Today we have a guest post from our friend Marie! Marie is crazy about soccer, but would prefer that you refer to it as football. Although Marie is an avid supporter of Clube de Portugal (the Portugal National Football Team), her favorite WAG is Sylvie van der Vaart. She lives in Brooklyn with her husband and her pit bull, Mama, who loves doughnuts and is the boss of you.
I love soccer. I also love my husband, and, by the way, he’s a great catch. Because of all this, I was really disturbed by Major League Soccer writer Simon Borg’s comments during an official MLS podcast.
It’s fine if you’re a female and you want to be a super-fan. Clearly go for it, that’s your choice. But there is something to be said for how appealing that might be to the other sex. Having a woman that’s such a fan, like painting your face, tuning in to every podcast. I don’t know how many males would be into that.
It’s great that in Kansas City there are a lot of women in the stands, it’s great, but for the guy who wants maybe a serious relationship… If you are following just casually, but if you’re such a die-hard, I don’t know, it comes a point that it is a bit of a turn-off.
I red card Mr. Borg for the following reasons:
1. What does gender have to do with being a soccer fan? About as much as Fernando Torres’ impact at Chelsea FC before his recent drought-break: nothing. Sure as a heterosexual female, it’s nice to watch sweaty men with great physiques lunge around. I will definitely admit that. But, come on, that’s not soccer-specific. And while Mario Gomez is one heck of a hunk, he’s certainly not enough for: a restless night’s sleep worrying about tomorrow’s match; risking reprimand at work for sneaking a match live in your cubicle; “Is my DVR working because I can’t get away with a live match at work?” anxiety; “Thank God for a weekend match” glued to the screen viewing, flailing and screaming for 90+ minutes; decorating your home, workspace, pet, and self in your team’s regalia with pride; and starting all over again with eager anticipation for the next match. (Since I do not live in the same country as my favorite teams, I can only imagine how much more intense my behavior would be for live games.) None of these behaviors are gender-specific, so if you approve or disapprove of them, you should do so for both genders.
While soccer has not had much popularity in the US, die-hard soccer fans abroad are die-hard because believing in the success of their club or nation is a matter of history, family, and community. Women are entitled to share in that pride and outwardly show support for teams that represent who they are to the same intensity as men. I red card Mr. Borg for telling me the love I have felt for soccer, engrained in me from my family and heritage, should be demonstrated differently because I am a woman.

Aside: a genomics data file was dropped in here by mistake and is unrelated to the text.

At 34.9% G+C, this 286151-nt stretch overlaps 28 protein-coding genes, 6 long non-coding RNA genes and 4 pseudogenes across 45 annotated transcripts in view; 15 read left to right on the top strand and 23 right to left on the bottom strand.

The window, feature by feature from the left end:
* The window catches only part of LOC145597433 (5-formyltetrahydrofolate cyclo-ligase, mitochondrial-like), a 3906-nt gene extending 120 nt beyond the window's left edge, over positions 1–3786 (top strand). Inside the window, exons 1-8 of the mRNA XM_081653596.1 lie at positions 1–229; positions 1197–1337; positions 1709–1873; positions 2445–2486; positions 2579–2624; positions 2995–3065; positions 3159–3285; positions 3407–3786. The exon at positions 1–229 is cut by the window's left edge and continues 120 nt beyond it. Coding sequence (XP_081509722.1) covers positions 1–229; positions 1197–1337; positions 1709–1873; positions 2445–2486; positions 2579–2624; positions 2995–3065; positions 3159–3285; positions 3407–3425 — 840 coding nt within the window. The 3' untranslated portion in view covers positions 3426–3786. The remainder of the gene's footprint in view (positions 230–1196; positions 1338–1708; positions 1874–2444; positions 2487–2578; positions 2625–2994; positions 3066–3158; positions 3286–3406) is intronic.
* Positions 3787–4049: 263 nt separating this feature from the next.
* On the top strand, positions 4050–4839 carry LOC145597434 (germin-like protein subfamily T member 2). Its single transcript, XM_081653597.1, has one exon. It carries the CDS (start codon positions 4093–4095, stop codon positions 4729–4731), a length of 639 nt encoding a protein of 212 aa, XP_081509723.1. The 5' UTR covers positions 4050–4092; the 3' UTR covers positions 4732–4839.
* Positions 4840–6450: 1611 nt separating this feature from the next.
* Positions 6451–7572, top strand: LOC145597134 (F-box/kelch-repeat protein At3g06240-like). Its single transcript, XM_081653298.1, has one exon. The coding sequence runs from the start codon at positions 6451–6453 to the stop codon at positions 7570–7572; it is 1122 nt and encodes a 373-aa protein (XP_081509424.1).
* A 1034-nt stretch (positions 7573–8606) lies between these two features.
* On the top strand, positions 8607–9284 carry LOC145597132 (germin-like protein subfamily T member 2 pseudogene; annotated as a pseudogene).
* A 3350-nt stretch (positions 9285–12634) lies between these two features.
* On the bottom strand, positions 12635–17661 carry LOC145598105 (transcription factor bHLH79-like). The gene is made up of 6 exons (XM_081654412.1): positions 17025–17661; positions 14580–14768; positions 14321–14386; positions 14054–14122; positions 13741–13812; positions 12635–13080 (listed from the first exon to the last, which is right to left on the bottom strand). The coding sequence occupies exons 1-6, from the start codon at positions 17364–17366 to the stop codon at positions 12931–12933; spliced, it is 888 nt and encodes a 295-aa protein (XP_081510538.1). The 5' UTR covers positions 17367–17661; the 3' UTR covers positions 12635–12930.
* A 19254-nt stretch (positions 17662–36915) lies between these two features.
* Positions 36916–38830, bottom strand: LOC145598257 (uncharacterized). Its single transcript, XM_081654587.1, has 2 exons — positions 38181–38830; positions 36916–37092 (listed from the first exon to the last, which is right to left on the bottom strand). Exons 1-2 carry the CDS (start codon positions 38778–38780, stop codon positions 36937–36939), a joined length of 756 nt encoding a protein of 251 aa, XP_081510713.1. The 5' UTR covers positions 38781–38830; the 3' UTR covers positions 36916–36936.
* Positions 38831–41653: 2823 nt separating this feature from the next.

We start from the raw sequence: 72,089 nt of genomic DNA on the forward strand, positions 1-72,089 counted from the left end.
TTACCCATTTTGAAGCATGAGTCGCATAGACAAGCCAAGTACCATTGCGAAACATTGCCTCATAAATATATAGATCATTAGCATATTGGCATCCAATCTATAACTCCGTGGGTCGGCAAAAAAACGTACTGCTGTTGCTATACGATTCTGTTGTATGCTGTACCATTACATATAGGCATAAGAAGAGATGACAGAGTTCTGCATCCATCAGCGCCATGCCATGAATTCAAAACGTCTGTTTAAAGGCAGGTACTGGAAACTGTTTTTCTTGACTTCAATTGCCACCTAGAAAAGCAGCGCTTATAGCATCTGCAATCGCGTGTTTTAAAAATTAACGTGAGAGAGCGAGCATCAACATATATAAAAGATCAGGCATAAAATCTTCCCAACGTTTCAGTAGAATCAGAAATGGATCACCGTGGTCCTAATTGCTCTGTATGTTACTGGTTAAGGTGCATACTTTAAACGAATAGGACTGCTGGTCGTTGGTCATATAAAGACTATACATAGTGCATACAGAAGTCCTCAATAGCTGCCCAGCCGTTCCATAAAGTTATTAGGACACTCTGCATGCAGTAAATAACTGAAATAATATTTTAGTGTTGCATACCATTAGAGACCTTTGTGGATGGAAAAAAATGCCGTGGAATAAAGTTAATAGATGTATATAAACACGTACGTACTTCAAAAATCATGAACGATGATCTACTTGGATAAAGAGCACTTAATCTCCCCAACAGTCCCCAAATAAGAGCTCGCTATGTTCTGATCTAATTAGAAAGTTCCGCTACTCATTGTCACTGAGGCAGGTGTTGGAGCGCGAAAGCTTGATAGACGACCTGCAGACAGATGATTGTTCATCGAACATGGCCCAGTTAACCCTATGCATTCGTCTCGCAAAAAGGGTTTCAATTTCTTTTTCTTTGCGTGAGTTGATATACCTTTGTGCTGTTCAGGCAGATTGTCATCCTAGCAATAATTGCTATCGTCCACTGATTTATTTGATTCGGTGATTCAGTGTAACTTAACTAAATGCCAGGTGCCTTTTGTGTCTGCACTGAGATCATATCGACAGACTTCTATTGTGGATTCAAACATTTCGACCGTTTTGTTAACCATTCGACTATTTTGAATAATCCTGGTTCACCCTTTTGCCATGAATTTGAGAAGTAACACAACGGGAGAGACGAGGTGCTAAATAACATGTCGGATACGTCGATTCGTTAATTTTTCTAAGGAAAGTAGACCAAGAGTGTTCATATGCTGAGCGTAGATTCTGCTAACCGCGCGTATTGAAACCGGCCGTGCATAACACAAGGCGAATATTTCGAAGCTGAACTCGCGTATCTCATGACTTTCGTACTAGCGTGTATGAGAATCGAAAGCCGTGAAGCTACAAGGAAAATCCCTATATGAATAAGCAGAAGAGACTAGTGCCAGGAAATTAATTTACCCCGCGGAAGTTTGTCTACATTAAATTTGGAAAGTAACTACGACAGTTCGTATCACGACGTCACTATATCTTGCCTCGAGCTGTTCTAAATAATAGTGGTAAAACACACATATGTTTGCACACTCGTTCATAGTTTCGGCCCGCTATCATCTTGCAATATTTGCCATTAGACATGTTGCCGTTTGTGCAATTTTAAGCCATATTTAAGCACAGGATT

2. What does being a soccer fan do to a woman’s attractiveness to potential partners and success in serious relationships? About as much as gaining a penalty kick in the 89th minute of a tied match: GOOOOOOOOLLLLLLL and win. I am in a serious relationship with a man who loves sports, as many men do. I have no interest in either American football or baseball but my husband loves both. When I feel frustrated by my husband’s football and baseball viewing, I remember that this is how I feel about soccer and let my negative feelings go. My husband finds it attractive that I understand his love of sports and concepts such as athleticism, sportsmanship, and competition. He finds it attractive that I care about my heritage and therefore the teams and players that represent where I come from. He knows that with the constant matches, transfers, suspensions, and injuries within soccer, a true fan needs constant updates and he appreciates my efforts to stay informed. To be honest, I’m not sure if I could have “snagged” and “kept” him if I didn’t have an understanding of his die-hard fanhood for his teams that only comes from being a die-hard myself.
As our marriage progresses, we are grateful for the things we have in common and even more so for the things that excite us both. Soccer provides such common ground and thanks to league matches and international tournaments we have plenty to get excited about. When I get one of the previously mentioned updates, we have something to talk about and debate. And, come on, you know the elation you feel when your team wins? Or after watching a dramatic game full of fouls, cards, and hard-earned goals? Take it to the bedroom. And prolong your post-coitus cuddle by discussing match highlights. Tell me what that does for your attractiveness and relationship. But not Mr. Borg, he’s suspended from his next match with a red card.
3. What do an MLS employee’s comments like these do for the MLS? About as much as John Terry’s extracurriculars had on the ENT in the 2010 World Cup: alienation that he cannot afford. The MLS is struggling. While fans are showing interest in some teams, the MLS is nowhere near the behemoth that is the European leagues. Fans mean tickets, tickets mean sponsors, sponsors mean league money. Why on earth would a MLS employee discourage fans from being fans? Alienating female fans means fewer fans, which means less money for your job, Mr. Borg, and a big fat red card out the MLS door.
Since Marie wrote this, MLS announced that Borg has been suspended for seven days and ordered to attend sensitivity training. While it’s ridiculous that someone in such a position would be so unevolved, at least Borg’s comments came at an expense, thanks in part to responses by Women’s United FC, a female ESPN soccer correspondent, Jezebel, and other blogs.